Status of Order placed by Brian under the Electronic Transactions Act 1999

For a contract to be valid in any mode, few elements must be met to have a valid contract and develop such liability on the other party. The first requirement is concerning the offer made by one party to another and the fair validity of such offer. A valid offer must be communicated to the other party to develop a valid contract. In furtherance, the offer must be accepted by the other in consensus ad idem (same thing in the same sense). Then, the other requirement is regarding the intention of the party to create a legal relationship after getting into contract. It is also provided that the promise made by one party in the contract is for consideration as well. And lastly, it is provided that the contract must have terms of certain nature (Carlill v Carbolic Smoke Ball Company). Now, in this case, Brian has made an offer to the Election shop to buy 3 computers and a printer worth $9,000. Hence, he has made a valid offer through the medium of mail intending to create a legal relationship with the other party, Electronic shops. It is also noticeable that he has not got any response yet. The considerable point in this regard is the no mail of acceptance of such offer has been yet received which suggest that there is no valid contract yet. To have a valid contract with the mail, the basic contractual requirement of having an offer and acceptance of the same with the meeting of minds is a must (Ready, 2015). Hence, no valid contract has been made between Brain and Electronics Shop yet and another mail with the information of ignoring the earlier offer and the intention to not get into any legal relationship can be sent to the Electronic shops which will lead to the rejection of the offer made by Brain for buying goods from Electronic shops. Thus, the order can be cancelled here.

Another situation is considered that Brain has received an email in response to his offer made to buy the goods of Electronic shop. As one of the requirements to have a valid and enforcement agreement through the mail is to have offer and acceptance by both the parties and the communication of the same received by the parties. And with the facts of the case, it is clear that there is consent for receiving response electronically as well (Section 9(2) Electronic Transactions Act 1999) There is a valid contract, in this case, binding on both the parties and formed through electronic communication (Section 5(1) of Electronic Transaction Act 1999) even if the same has not been yet retrieved by Brain. Here, the place of electronic communication is the place where the mail has been received which is Brian’s house. As per Australian and international law, the electronic signature and electronic communication is binding and will have validity to the contract formed. Also, it has been provided under the Electronic Transaction Act 1999, that the time of receipt of the electronic communication is the time when the other party can retrieve the same on their address and is capable to do so and thus it is binding upon the parties as well (Section 14 (b)(i) of Electronic Transaction Act 1999). Thus, Brain is bound by this contract formed and legally binding under the Electronic Transaction Act 1999.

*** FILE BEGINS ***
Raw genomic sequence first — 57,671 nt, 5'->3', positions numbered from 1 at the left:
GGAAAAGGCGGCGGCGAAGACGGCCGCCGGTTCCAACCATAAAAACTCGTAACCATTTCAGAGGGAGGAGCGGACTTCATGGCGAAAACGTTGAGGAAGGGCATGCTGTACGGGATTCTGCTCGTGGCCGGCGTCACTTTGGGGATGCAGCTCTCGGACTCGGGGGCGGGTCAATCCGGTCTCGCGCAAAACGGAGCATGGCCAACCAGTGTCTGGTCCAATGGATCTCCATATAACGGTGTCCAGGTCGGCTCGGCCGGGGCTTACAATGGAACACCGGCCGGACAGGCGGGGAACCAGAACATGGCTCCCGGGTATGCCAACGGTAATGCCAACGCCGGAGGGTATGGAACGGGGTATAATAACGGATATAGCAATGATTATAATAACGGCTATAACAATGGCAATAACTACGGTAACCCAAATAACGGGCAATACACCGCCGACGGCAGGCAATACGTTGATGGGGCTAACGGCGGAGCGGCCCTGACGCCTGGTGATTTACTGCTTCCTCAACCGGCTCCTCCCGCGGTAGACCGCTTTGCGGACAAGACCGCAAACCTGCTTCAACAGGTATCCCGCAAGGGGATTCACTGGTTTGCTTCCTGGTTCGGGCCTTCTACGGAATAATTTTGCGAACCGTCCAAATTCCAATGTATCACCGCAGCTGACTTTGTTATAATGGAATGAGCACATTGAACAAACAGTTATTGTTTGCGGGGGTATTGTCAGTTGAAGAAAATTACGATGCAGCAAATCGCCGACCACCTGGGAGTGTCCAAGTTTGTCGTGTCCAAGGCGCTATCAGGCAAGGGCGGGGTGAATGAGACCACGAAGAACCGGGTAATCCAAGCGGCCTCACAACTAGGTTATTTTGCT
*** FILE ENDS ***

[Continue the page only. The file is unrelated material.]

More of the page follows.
The case analysis suggests that the business of these three members including me is the partnership of general partnership nature. Also, if Brain and Santosh are not able to pay the outstanding debts, the remaining member has to pay the same to creditors. Concerning the action of Jenny, she can claim against FSS for misleading advertisement and can have compensation over the same. Lastly, with the principle of the non-est factum, Jing can challenge the validity of the loan contract between his parents and the Super Money Lenders Pty Ltd.

References for Friends Financial Services

Legislations/ Acts

Common law

Section 14 (b)(i) of Electronic Transaction Act 1999

Section 18 of Competition and Consumer Act 2010

Section 29 of Competition and Consumer Act 2010

Section 5(1) of Electronic Transaction Act 1999

Section 9(2) Electronic Transactions Act 1999


Australian Competition and Consumer Commission v TPG Internet Pty Ltd. [2019] FCA 1677

Barclays Bank plc v Schwartz (unreported, English Court of Appeal, 21 June 1995).

Carlill v Carbolic Smoke Ball Company) [1893] 1 QB 256.

Lloyds Bank PLC v Waterhouse (1993) 2 FLR 97, 101 (Purchas LJ).

Saunders v Anglia Banking Society (1971) AC 1004, 1020, 1034.

Saunders v Anglia Building Society (1971) AC 1004.

Singtel Optus Pty Ltd v Australian Competition and Consumer Commission [2012] FCAFC 20 (7 March 2012)

Websites/ Other

Adams, M. & Nahme, M. (2015). Business Organisations Law Guidebook (2nd edi), Australia Oxford University Press.

Fletcher Law. (2018). Conducting business as a partnership. Retrieved from:

Ready, K. (2015). Australia: Email contracts – Who, What, When and Where – The formation of binding agreements through email exchanges. Retrieved from:

Remember, at the center of any academic work, lies clarity and evidence. Should you need further assistance, do look up to our Law Assignment Help